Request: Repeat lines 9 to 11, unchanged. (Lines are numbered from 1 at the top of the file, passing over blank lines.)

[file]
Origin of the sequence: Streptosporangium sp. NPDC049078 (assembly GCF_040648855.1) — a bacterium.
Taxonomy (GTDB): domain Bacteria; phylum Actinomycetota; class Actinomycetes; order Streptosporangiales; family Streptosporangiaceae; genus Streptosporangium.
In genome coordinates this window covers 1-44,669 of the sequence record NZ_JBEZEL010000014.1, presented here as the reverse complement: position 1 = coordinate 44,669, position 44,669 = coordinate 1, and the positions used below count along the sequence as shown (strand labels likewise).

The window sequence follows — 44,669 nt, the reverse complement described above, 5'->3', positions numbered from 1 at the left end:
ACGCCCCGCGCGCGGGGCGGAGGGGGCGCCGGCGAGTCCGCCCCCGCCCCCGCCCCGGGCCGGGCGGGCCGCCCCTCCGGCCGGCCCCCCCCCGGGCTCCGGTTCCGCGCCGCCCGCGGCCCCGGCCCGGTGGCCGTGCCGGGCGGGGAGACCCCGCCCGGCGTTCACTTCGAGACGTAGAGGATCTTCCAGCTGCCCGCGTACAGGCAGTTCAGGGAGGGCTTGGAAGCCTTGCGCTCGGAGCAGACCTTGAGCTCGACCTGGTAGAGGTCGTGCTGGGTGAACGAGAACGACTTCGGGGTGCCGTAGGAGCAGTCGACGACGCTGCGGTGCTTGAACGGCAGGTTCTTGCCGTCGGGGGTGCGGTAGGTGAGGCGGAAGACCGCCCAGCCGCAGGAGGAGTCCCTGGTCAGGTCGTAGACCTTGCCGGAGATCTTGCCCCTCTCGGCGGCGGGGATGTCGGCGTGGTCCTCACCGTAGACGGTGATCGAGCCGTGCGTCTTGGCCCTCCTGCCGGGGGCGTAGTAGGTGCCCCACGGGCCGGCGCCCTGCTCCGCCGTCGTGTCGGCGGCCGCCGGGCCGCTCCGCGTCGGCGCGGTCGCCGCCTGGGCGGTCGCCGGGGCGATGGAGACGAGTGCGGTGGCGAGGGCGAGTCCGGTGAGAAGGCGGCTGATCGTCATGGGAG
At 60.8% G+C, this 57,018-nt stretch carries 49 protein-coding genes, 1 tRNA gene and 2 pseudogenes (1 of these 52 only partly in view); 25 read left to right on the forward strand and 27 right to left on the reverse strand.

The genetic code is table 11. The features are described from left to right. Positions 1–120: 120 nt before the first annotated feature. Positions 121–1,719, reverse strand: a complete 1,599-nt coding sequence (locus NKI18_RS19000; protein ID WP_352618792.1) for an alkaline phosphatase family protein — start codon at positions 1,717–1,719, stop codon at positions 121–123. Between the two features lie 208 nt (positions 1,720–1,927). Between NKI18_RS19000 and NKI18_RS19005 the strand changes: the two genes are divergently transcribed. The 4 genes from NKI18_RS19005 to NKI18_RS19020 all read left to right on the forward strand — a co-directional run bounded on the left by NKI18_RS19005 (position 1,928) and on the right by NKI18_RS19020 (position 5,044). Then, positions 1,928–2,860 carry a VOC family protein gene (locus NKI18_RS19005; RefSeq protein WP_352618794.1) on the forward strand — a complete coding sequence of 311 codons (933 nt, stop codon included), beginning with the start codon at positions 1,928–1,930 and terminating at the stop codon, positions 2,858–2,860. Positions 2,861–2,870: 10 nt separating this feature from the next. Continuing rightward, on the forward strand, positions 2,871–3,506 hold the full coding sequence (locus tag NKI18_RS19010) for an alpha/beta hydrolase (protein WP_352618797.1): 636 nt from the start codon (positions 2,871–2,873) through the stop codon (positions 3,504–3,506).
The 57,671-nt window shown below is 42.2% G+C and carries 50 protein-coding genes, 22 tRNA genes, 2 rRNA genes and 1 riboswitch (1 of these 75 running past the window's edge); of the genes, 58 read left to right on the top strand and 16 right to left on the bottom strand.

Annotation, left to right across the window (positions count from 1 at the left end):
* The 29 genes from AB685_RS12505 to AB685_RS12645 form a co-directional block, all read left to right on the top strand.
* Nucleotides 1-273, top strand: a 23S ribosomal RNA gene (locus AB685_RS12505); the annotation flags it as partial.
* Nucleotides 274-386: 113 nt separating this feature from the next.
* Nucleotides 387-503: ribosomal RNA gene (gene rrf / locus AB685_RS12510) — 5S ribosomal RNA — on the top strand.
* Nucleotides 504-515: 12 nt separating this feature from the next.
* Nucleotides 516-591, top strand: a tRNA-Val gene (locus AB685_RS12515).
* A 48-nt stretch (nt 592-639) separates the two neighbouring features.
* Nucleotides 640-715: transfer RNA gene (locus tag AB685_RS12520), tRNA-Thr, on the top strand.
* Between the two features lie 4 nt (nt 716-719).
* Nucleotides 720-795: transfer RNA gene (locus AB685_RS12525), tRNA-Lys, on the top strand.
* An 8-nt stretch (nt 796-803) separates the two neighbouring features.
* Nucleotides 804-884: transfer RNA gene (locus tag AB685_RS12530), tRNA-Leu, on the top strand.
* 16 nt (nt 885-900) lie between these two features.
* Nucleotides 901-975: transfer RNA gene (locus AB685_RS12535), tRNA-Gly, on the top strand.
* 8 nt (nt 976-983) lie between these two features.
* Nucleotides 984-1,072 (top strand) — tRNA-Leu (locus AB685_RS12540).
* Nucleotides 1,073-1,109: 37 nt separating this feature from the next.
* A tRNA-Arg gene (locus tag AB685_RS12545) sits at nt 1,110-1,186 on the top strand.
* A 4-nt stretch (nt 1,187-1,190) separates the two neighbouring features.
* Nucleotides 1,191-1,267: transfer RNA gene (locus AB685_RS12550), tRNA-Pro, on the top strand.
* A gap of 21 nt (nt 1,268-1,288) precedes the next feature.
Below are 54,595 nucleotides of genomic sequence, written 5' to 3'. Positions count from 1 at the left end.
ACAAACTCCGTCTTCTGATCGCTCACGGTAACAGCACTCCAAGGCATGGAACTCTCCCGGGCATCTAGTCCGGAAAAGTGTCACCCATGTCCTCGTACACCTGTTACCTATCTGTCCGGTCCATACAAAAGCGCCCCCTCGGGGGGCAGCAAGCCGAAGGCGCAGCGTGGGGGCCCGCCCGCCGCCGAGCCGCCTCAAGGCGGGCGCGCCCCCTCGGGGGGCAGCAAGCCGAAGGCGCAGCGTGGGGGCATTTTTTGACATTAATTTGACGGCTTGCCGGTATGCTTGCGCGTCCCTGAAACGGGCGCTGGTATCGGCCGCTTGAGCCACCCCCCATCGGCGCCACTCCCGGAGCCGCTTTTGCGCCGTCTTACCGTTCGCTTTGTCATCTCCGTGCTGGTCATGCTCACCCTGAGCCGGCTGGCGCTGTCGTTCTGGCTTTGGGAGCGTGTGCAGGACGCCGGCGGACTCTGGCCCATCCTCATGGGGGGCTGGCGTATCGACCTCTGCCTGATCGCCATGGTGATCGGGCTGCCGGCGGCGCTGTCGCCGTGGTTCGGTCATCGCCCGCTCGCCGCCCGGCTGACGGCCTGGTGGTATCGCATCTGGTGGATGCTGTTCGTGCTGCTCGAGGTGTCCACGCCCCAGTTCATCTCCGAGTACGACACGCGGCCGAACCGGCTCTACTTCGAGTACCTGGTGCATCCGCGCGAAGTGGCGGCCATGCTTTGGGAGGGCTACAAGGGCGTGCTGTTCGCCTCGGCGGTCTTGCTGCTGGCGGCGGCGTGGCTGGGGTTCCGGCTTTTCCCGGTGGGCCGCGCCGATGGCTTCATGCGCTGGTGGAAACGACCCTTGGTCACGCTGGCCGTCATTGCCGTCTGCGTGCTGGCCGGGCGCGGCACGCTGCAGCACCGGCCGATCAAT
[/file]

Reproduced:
Annotation, left to right across the window (positions count from 1 at the left end):
* The 29 genes from AB685_RS12505 to AB685_RS12645 form a co-directional block, all read left to right on the top strand.
* Nucleotides 1-273, top strand: a 23S ribosomal RNA gene (locus AB685_RS12505); the annotation flags it as partial.